It is estimated that almost 8 million people are living in conditions of modern slavery in India (GSI 2018). The skewed sex ratio in some regions of India has fuelled the trafficking and selling of women and young girls as brides within India. Women are reportedly sold off into marriage by their families, sometimes at a young age, and end up enduring severe abuse, rape and exploitation by their husbands. It is also reported that women and girls from impoverished backgrounds have been lured by promises of marriage by younger men from urban areas, then forced into sex work once married.
After marriage, Rajyamma’s mother-in-law forced her to work long hours without rest while she was pregnant. After giving birth to a boy, Rajyamma returned to her in-law's house and continued to work, being forced to give all her earnings to her husband.
My mother-in-law never tolerated me taking even a minute’s rest. ‘This is not the first time that a woman has become pregnant. When I was young, I worked twice as hard. I never complained’, she said, even before I expressed that I was too tired, especially because I was carrying. I quarrelled with my husband asking if he cared at all. He scolded me and said, ‘How can you not work?’ Don’t you know that one day of rest is a loss of Rs. 200-300 as wages?’I worked and worked till the time I was full term. On seeing me becoming weak, I was sent home to my mother’s. I delivered a baby boy, but was too weak to return to my in-laws house immediately. Now, I have returned and work on cotton seed and chilli farms. I migrate for seasonal work carrying my son everywhere. My husband takes no interest in me or my son. He grabs all the wages I earn. He goes out with his friends and only infrequently takes me to my mother’s place which is 50 km away.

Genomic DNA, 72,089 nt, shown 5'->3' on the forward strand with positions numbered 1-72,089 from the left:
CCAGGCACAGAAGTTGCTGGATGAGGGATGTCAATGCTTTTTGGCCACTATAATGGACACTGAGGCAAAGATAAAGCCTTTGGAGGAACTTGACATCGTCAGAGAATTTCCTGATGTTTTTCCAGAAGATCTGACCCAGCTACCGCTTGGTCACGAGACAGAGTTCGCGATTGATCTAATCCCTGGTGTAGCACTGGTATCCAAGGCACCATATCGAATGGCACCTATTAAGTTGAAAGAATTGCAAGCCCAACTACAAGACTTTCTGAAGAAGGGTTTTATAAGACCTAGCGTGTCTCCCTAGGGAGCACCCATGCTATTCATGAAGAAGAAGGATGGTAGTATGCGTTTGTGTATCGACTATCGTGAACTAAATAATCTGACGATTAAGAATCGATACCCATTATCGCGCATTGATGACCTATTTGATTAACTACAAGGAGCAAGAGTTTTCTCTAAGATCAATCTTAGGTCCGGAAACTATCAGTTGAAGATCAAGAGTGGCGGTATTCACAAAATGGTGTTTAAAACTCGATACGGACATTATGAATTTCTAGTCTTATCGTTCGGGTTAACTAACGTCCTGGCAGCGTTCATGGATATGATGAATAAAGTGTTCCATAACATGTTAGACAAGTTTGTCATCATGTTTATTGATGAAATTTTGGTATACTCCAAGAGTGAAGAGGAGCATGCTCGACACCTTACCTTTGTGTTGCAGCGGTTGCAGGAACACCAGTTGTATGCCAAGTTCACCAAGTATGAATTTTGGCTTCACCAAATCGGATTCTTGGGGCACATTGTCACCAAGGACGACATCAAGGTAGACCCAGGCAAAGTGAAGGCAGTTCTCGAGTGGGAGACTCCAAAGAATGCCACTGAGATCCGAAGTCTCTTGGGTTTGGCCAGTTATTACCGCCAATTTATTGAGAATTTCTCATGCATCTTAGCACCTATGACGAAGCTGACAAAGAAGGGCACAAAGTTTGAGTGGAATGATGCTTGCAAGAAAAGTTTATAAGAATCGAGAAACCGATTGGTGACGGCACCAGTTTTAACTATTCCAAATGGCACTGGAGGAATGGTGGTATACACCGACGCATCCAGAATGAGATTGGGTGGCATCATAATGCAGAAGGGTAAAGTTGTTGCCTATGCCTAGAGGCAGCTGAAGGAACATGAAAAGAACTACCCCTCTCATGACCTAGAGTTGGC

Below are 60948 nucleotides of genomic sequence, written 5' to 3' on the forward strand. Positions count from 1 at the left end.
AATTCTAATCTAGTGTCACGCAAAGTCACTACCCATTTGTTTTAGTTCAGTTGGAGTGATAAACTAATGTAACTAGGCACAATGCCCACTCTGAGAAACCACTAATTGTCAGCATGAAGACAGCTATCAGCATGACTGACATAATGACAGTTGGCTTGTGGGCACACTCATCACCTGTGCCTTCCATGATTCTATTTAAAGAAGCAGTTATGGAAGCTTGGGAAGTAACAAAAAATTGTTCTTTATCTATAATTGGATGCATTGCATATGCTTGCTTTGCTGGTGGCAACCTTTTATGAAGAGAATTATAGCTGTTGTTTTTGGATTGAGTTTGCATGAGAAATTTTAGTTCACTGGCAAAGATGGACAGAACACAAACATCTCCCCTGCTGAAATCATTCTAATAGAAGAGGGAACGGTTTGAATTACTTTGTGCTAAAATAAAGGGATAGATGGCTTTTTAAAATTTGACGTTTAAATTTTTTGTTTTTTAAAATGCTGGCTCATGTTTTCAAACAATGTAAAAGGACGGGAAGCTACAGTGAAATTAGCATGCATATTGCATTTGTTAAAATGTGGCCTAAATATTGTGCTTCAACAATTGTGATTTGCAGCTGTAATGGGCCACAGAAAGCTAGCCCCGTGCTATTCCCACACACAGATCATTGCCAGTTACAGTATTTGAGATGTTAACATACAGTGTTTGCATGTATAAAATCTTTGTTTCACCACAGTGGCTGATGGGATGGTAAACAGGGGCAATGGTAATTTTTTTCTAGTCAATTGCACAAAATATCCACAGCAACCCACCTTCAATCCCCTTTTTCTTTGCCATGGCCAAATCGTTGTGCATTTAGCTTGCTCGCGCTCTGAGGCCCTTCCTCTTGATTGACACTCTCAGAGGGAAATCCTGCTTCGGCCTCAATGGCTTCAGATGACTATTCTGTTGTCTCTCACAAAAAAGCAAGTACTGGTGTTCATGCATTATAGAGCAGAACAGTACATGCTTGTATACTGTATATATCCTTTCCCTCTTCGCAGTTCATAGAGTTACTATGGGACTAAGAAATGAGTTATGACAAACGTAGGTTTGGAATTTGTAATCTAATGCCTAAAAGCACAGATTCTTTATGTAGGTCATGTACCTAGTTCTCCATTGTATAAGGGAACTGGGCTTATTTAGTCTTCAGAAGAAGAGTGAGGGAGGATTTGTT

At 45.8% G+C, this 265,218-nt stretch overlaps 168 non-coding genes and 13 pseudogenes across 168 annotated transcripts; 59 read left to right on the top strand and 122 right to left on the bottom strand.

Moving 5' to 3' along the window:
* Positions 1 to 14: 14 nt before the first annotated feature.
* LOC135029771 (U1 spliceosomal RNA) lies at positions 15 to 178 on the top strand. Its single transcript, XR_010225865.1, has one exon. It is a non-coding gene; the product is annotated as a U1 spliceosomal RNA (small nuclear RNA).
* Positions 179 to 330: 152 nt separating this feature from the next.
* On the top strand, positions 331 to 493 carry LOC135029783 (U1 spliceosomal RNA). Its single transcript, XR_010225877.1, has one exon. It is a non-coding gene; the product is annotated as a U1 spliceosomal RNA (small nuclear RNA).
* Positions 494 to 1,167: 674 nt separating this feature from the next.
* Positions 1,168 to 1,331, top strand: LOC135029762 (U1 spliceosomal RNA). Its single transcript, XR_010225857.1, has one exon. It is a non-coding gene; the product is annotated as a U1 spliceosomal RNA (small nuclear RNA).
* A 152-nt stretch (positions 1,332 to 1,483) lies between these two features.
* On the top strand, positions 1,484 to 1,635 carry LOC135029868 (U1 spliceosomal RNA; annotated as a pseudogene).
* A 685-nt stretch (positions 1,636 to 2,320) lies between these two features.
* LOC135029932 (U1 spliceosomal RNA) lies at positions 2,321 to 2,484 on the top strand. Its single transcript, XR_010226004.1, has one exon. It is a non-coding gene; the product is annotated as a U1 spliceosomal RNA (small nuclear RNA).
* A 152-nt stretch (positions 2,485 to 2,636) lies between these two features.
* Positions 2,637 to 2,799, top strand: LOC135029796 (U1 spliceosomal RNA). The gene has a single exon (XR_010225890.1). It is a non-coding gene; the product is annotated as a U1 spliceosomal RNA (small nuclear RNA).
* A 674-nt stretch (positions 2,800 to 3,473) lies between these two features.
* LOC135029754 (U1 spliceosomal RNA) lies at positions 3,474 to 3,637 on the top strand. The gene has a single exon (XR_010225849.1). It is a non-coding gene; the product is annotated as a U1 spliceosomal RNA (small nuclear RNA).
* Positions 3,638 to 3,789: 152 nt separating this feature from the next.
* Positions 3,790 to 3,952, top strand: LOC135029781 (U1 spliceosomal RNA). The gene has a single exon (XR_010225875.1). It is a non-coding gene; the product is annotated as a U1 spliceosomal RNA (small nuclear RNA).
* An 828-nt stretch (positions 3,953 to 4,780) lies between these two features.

Narrative provided by M Venkatarangaiya Foundation in their report ‘…and they never lived happily ever after. The battle for justice goes on: Voices of married girls in Telangana’